The Collapse of Barings Bank
Founded in 1762, Barings Bank was a United Kingdom institution with worldwide reach. Even the Queen of England had an account there. In 1989, Nick Leeson was hired at Barings, where he prospered. He was quickly promoted to the trading floor and appointed manager in Singapore where he traded on the Singapore International Monetary Exchange (SIMEX). Leeson was an aggressive trader, making large profits in speculative trading. In 1993, his profits constituted almost 10% of Barings’ total profits. He had developed a reputation for expertise, for near-infallibility, and his superiors in London gave him little supervision.
In July 1992, a new Barings employee suffered a small loss on Leeson’s watch. Leeson did not wish to lose his reputation for infallibility, or his job, so he hid the loss in an error account. Leeson attempted to make back the loss through speculative trading, but this led to even bigger losses, which again were hidden in this account. He kept doubling up his bets in an attempt to get out from under the losses. Leeson later said: “[I] wanted to shout from the rooftops…this is what the situation is, there are massive losses, I want to stop. But for some reason you’re unable to do it. … I had this catastrophic secret which was burning up inside me—yet…I simply couldn’t open my mouth and say, ‘I’ve lost millions and millions of pounds.’”
Leeson took out a short-term, highly leveraged bet on the Nikkei index in Japan. At the same time, a severe earthquake in Kobe, Japan sent the index plummeting, and his loss was so huge that he could no longer hide it. Barings, a 233-year old bank, collapsed overnight and was bought by ING for £1. Leeson fled to Malaysia, Thailand, and finally to Germany, where he was arrested and extradited to Singapore. He plead guilty to two counts of deceiving bank auditors (including forging documents) and cheating the SIMEX. Leeson was sentenced to six and a half years of prison in Singapore, but only served four years due a diagnosis of colon cancer, which he ultimately survived.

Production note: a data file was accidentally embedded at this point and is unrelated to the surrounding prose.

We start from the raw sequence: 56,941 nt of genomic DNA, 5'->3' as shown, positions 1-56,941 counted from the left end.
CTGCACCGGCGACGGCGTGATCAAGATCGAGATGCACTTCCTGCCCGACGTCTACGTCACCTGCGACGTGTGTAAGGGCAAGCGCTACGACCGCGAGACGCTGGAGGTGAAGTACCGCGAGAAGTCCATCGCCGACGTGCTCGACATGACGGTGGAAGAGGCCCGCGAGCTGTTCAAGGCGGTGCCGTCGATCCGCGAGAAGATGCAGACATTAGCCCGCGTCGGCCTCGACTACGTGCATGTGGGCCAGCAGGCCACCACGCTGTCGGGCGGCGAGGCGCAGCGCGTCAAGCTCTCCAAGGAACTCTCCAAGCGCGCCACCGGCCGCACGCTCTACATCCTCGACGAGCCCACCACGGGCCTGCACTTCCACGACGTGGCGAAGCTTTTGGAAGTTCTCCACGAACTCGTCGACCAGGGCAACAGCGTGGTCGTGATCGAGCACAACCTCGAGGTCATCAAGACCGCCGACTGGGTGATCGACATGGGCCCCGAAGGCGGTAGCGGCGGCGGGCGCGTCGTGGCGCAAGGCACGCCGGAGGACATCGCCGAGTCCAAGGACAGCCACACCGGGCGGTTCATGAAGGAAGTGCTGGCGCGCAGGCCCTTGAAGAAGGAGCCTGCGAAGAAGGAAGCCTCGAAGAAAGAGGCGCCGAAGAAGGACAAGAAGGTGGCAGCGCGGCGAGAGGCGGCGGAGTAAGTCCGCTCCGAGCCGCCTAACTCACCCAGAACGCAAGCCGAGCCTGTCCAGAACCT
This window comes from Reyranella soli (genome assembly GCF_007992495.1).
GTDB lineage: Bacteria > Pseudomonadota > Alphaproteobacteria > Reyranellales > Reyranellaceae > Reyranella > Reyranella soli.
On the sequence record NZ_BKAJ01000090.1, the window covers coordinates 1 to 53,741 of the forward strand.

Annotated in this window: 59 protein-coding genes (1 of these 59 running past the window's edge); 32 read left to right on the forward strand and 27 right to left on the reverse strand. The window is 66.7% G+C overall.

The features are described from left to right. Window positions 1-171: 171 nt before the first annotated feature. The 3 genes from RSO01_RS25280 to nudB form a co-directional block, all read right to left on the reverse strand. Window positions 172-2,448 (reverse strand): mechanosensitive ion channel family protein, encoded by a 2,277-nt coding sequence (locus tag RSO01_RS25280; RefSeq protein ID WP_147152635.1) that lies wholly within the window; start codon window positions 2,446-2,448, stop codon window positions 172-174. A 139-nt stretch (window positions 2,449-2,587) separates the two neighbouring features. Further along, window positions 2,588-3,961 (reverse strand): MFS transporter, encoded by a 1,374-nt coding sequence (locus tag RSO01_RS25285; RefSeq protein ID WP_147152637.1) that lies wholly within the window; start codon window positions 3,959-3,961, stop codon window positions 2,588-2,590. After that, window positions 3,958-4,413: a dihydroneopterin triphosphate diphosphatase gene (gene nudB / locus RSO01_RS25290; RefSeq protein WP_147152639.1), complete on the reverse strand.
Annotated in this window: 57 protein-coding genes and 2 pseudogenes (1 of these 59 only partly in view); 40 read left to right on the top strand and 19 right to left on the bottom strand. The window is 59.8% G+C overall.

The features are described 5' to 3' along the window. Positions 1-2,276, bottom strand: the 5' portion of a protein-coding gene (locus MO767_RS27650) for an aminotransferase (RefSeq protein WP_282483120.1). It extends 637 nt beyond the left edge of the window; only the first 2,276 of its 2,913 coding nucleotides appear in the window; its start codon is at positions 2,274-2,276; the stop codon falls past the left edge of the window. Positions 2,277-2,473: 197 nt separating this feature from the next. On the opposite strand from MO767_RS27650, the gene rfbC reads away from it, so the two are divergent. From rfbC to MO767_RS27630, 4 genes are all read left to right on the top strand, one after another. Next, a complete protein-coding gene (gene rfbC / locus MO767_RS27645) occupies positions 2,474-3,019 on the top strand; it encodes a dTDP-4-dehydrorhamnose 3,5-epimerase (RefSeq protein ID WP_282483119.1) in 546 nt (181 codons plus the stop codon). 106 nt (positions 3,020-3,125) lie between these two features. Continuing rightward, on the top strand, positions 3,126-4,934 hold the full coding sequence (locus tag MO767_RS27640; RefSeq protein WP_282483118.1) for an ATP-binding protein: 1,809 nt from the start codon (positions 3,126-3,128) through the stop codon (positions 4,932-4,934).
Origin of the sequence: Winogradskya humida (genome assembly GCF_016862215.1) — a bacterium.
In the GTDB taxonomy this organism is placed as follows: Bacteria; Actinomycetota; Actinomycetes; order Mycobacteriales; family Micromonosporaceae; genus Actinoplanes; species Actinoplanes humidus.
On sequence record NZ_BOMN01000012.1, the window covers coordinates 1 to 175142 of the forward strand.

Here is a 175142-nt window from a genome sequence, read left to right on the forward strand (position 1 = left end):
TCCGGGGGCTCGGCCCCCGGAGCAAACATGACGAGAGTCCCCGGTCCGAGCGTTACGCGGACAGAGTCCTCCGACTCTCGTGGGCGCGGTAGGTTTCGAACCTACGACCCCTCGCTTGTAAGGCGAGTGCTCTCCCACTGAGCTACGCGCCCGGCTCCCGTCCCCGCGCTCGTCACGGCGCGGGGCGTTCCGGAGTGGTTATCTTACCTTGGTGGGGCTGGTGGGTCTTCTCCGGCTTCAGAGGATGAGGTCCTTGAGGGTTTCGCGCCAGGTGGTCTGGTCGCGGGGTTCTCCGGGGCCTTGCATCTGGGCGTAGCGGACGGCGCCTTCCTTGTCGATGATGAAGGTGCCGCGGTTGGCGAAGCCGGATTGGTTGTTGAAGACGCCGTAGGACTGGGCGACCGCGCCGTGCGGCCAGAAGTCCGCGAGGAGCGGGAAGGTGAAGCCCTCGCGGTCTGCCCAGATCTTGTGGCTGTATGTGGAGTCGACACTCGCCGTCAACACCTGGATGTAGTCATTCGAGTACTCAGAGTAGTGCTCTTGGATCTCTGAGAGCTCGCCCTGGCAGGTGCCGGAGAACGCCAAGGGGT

1. How was loss aversion apparent in Nick Leeson’s conduct? Explain.
2. Judith Rawnsley, who worked for Barings Bank and later wrote a book about the Leeson case, proffered three explanations for Leeson’s behavior once the losses had started to pile up: 1) Leeson’s loss aversion stemmed from his fear of failure and humiliation; 2) his ego and greed were exacerbated by the macho trading environment in which he operated; 3) he suffered from common distortions in thinking patterns that often result from high levels of stress, including overconfidence and denial. Which of these explanations (or all) do you think played a role in this case? Why?
3. Leeson explains that he wanted to stop, but could not. Based on his and Rawnsley’s reflections, where do you think the blame primarily lies and why? With Leeson individually, or with the system within which he operated?
4. If you were in Leeson’s position after the initial loss made by the employee, what would you have done? Why?
5. Do you have trouble owning up to mistakes that you have made? Do others whom you know? Explain with examples.
We hate losses about twice as much as we enjoy gains, meaning we are more likely to act unethically to avoid a “loss” than to secure a “gain.” This phenomenon is known as loss aversion.
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